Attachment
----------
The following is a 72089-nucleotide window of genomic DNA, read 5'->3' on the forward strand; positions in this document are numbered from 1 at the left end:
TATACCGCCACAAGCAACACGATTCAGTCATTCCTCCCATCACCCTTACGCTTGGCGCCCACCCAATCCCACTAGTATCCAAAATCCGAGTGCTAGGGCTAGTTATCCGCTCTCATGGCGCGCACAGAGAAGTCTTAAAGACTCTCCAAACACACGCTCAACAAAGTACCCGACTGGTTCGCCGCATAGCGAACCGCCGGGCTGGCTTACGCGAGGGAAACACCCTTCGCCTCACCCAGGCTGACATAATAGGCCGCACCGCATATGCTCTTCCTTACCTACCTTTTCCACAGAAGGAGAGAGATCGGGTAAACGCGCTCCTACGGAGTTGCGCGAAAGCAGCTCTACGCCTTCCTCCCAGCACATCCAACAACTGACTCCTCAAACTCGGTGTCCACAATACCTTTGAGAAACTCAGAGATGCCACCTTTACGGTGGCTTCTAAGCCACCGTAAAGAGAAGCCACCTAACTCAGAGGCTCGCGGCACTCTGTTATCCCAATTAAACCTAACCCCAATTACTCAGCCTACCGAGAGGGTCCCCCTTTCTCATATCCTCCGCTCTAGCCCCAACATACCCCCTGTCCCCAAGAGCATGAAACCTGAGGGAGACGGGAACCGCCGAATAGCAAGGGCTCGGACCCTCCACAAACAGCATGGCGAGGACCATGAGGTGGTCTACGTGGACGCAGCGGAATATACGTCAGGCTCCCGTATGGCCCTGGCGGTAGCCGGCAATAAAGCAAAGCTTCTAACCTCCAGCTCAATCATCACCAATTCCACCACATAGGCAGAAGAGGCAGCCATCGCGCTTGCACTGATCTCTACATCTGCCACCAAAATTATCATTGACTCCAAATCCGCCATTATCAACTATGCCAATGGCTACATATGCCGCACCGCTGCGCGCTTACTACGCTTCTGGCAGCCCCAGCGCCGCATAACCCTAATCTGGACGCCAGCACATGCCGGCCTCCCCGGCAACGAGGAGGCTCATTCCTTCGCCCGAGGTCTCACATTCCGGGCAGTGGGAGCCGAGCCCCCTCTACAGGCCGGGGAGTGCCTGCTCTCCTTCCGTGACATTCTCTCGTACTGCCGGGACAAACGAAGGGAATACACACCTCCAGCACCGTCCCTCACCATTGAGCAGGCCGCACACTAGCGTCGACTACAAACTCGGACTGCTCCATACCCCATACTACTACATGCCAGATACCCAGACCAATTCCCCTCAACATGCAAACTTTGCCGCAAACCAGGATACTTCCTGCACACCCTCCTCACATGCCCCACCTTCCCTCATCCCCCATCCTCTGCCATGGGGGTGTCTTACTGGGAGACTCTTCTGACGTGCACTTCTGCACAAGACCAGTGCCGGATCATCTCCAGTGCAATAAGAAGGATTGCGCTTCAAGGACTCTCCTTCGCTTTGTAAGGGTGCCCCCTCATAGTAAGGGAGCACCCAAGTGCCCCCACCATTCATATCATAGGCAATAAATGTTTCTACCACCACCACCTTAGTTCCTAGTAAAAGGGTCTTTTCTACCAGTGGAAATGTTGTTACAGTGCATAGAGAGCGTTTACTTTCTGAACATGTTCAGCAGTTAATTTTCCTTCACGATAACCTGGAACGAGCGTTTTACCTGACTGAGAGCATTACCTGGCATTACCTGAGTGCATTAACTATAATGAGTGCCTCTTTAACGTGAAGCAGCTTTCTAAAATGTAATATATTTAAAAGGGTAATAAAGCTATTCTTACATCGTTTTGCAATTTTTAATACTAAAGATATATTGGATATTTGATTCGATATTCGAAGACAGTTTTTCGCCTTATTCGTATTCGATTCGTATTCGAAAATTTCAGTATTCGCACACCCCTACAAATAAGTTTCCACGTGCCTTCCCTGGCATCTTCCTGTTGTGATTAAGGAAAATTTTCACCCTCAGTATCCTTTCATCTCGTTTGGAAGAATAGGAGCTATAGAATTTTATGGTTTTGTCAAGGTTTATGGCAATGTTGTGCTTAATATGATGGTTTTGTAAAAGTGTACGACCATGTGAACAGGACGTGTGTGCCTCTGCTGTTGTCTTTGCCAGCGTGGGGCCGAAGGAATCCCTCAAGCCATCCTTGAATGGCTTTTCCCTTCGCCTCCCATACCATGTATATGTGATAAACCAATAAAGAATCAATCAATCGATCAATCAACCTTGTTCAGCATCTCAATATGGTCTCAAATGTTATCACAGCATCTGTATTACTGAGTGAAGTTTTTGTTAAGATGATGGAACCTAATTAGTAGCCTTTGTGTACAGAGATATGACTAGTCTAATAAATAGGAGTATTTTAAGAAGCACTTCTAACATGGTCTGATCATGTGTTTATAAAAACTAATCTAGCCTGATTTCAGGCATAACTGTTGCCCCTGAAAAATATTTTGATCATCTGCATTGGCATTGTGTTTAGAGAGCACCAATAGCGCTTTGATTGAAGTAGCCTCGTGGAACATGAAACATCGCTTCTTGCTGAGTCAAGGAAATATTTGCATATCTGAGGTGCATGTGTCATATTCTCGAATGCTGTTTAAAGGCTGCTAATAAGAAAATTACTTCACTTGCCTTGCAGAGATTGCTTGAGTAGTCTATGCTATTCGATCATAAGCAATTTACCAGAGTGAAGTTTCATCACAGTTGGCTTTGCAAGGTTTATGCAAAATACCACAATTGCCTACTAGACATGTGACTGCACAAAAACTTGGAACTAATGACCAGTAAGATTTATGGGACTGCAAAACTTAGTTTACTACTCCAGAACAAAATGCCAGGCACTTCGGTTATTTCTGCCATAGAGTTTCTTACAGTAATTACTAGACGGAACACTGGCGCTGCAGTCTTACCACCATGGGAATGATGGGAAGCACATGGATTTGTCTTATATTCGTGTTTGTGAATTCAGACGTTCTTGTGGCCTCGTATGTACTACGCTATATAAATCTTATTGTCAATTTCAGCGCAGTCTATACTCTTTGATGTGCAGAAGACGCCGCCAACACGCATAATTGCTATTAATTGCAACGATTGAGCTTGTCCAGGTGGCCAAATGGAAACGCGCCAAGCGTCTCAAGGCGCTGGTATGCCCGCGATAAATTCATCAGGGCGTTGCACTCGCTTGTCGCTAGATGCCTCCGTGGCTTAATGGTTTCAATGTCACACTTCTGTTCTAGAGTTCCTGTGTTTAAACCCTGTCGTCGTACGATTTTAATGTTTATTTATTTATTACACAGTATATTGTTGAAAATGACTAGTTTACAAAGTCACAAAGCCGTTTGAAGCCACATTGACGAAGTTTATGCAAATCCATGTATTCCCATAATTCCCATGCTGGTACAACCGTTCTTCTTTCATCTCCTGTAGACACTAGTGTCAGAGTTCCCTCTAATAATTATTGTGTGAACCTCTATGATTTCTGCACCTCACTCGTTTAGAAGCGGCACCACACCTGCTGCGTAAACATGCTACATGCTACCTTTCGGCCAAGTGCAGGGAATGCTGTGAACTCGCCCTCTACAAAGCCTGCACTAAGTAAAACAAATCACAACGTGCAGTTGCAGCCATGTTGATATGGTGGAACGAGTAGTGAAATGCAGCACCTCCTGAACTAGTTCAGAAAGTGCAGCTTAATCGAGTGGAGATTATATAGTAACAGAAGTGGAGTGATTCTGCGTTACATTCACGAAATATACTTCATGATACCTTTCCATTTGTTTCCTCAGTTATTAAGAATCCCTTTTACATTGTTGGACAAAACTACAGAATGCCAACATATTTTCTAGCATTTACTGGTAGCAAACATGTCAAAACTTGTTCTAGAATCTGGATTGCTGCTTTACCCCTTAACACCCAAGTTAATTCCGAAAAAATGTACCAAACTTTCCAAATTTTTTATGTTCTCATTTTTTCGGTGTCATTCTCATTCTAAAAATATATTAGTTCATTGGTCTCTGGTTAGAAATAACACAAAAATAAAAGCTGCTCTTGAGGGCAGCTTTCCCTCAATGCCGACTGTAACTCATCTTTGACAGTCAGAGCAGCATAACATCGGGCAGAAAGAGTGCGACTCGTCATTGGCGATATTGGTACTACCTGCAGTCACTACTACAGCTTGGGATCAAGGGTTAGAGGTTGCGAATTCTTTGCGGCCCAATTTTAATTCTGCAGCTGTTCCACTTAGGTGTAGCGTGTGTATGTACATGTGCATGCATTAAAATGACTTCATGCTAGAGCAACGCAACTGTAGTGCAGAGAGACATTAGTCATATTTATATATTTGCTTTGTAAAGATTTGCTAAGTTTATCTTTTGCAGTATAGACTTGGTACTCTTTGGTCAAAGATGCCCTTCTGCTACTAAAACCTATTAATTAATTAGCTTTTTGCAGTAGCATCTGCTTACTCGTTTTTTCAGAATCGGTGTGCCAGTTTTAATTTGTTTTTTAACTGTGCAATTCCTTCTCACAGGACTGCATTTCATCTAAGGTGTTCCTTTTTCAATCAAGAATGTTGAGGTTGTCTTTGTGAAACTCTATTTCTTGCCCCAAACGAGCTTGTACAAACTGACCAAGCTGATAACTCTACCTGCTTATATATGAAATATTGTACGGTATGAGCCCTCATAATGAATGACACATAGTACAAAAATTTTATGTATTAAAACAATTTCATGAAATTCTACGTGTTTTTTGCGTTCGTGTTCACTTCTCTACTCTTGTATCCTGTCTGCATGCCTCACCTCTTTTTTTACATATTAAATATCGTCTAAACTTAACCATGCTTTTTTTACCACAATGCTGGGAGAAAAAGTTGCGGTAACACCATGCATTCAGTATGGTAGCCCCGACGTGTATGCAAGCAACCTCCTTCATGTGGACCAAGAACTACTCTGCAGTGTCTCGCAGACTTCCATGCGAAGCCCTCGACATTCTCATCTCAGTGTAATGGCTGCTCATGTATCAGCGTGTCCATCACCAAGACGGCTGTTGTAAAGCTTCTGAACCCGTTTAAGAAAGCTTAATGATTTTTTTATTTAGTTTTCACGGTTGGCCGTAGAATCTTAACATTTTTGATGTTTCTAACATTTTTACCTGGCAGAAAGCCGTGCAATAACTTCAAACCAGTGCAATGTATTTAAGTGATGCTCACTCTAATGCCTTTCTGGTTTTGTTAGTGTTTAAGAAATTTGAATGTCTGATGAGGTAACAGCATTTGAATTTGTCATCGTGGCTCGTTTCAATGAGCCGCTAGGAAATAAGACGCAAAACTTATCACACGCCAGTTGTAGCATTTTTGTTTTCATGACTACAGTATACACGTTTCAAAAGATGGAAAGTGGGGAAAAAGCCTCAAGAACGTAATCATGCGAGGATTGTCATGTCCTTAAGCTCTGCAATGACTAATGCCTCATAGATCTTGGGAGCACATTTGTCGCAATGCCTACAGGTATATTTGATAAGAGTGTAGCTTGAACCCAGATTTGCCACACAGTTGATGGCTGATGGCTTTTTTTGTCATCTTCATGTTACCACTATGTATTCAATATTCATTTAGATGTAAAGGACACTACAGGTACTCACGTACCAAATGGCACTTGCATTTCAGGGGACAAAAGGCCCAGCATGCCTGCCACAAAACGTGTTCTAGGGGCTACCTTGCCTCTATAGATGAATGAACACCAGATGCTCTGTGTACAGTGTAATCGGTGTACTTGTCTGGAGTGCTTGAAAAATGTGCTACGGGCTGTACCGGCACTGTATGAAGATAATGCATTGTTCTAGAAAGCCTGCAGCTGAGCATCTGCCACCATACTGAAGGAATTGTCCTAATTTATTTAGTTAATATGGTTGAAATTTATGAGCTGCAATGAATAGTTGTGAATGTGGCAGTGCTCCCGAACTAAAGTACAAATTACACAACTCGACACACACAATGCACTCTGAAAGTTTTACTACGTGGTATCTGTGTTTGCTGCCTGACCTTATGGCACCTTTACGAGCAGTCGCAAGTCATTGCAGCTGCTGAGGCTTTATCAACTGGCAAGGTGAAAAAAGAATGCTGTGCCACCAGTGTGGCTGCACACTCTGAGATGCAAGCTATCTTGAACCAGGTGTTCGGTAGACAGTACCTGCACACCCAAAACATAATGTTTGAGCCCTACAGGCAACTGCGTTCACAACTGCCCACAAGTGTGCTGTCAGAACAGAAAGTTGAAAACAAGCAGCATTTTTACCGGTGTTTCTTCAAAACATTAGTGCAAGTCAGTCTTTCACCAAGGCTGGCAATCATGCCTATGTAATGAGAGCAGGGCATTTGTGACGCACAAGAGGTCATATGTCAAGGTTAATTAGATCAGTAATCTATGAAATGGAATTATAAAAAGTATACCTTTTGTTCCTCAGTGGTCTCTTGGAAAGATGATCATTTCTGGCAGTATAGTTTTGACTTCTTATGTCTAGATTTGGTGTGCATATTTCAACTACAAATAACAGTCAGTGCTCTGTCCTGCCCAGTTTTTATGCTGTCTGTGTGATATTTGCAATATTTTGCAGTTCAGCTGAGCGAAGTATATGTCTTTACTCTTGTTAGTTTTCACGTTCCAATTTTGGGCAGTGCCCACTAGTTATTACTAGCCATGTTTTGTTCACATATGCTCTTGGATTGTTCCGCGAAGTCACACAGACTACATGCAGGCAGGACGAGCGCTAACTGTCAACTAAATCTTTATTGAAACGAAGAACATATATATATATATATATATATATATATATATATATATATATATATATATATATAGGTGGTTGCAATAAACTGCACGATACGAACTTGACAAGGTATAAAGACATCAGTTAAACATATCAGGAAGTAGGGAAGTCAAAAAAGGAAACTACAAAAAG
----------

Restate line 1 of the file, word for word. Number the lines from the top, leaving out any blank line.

The following is a 72089-nucleotide window of genomic DNA, read 5'->3' on the forward strand; positions in this document are numbered from 1 at the left end: